Language and Literature Electives

              • Spring
                German 400-level 3 credits Taught in German

                This course is designed to develop student competency in German language as it relates to business and economics. Students will develop terminology and syntax in economics, business administration, and marketing. Students will also become proficient in German business writing, correspondence, and verbal and written translation of business-related materials.

                Prerequisite: six semesters of college-level German

              • Spring
                German 300-level 3 credits Taught in German

                Reading and discussion of selected novels, which demonstrate main topics and ideas in contemporary German literature, reappraising German history, the reunifications, and women's literature. Underlying ideas, the particular characteristics of the German people, and universal values, as well as the literary characteristics of the works themselves will be discussed.

                Prerequisite: four semesters of college-level German

              • Spring
                German 200-level 3 credits Taught in German

                This course is designed to improve the knowledge, listening, and expressive capabilities of intermediate language students. Students will not only learn necessary vocabulary to express themselves in daily situations, but they will also learn to navigate more complex situations through conversation and free discussion of contemporary topics, using visual material, listening comprehension exercises, and articles from German newspapers and magazines. The first part of the class will deal with different conversational themes, such as telephone conversation, s, travel agency, etc. Related vocabulary will be introduced. Students will practice new vocabulary with role- playing, class discussion, as well as discussions of real-life situations.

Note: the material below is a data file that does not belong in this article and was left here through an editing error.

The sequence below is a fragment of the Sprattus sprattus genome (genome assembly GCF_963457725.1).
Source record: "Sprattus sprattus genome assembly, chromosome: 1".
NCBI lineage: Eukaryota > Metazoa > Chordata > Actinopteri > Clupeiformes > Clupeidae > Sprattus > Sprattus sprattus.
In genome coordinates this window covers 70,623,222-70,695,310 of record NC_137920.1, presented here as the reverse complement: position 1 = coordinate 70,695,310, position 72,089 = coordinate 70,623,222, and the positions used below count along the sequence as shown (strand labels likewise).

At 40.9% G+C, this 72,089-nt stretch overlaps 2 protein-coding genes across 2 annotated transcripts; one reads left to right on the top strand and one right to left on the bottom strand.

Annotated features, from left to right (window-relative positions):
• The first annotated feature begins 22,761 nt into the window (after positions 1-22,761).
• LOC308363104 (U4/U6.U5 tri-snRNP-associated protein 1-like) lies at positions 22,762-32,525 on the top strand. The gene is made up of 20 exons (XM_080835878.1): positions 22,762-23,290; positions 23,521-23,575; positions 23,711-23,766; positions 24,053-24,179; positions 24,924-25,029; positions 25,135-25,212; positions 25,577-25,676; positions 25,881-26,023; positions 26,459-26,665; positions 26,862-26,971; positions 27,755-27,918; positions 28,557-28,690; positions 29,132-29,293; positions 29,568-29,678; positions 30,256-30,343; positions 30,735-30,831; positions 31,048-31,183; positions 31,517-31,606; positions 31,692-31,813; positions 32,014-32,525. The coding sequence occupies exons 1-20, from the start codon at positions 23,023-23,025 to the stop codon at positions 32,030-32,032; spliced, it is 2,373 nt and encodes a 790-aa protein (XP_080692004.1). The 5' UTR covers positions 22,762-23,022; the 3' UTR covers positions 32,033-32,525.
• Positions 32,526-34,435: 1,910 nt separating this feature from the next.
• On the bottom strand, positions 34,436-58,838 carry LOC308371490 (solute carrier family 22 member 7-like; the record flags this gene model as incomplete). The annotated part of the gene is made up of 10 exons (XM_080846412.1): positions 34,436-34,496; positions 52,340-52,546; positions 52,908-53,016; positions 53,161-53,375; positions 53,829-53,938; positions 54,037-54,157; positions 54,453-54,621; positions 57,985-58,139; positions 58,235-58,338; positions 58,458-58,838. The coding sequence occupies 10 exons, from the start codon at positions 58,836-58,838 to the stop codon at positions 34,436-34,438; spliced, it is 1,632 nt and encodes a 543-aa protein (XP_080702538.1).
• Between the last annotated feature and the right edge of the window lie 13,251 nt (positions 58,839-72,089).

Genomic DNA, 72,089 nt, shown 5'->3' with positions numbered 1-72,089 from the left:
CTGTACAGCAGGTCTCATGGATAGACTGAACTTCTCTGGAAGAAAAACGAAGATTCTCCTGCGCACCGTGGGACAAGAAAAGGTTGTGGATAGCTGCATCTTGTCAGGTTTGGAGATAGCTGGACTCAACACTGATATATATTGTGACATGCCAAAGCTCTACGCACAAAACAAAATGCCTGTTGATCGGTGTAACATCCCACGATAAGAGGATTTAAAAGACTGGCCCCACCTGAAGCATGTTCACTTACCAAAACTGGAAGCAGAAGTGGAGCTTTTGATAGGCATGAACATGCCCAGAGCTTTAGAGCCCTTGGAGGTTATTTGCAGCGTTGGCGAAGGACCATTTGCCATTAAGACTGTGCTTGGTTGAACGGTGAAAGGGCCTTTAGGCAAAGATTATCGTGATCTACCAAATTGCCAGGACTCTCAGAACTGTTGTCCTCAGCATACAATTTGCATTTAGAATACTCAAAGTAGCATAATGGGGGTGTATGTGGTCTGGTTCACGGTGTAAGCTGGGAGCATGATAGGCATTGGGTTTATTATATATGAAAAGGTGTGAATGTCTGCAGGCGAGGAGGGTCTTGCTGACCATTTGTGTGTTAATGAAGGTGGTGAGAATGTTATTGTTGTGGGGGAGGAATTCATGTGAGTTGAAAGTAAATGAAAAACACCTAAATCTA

Prerequisite: two semesters of college-level German

              • Spring
                German World Languages and Literatures 300-level 3 credits Taught in German

                This course is designed to improve the knowledge, listening and expressive capabilities of intermediate/advanced language students. Students will not only learn necessary vocabulary to express oneself in daily situations, but also learn to express themselves in more difficult contexts through guided conversation and free discussion of contemporary topics using visual material, listening comprehension exercises, and articles from German newspapers and magazines. Related vocabulary will be introduced. Students will practice new vocabulary with role playing, class discussion, as well as real life situations.

                Prerequisite: four semesters of college-level German

              • Fall
                German 400-level 3 credits Taught in German
                Spring
                German 400-level 3 credits Taught in German

                This course is designed for students with an advanced knowledge of German who want to augment their ability to comprehend spoken language and to express themselves more fluently. Possible gaps or poorly assimilated concepts from earlier language learning will be addressed, especially the particularly difficult grammatical elements such as syntactic structures, prepositions, and the subjunctive.

                Prerequisite: six semesters of college-level German

              German and European Studies

              • Spring
                History Political Science 400-level 3 credits Taught in English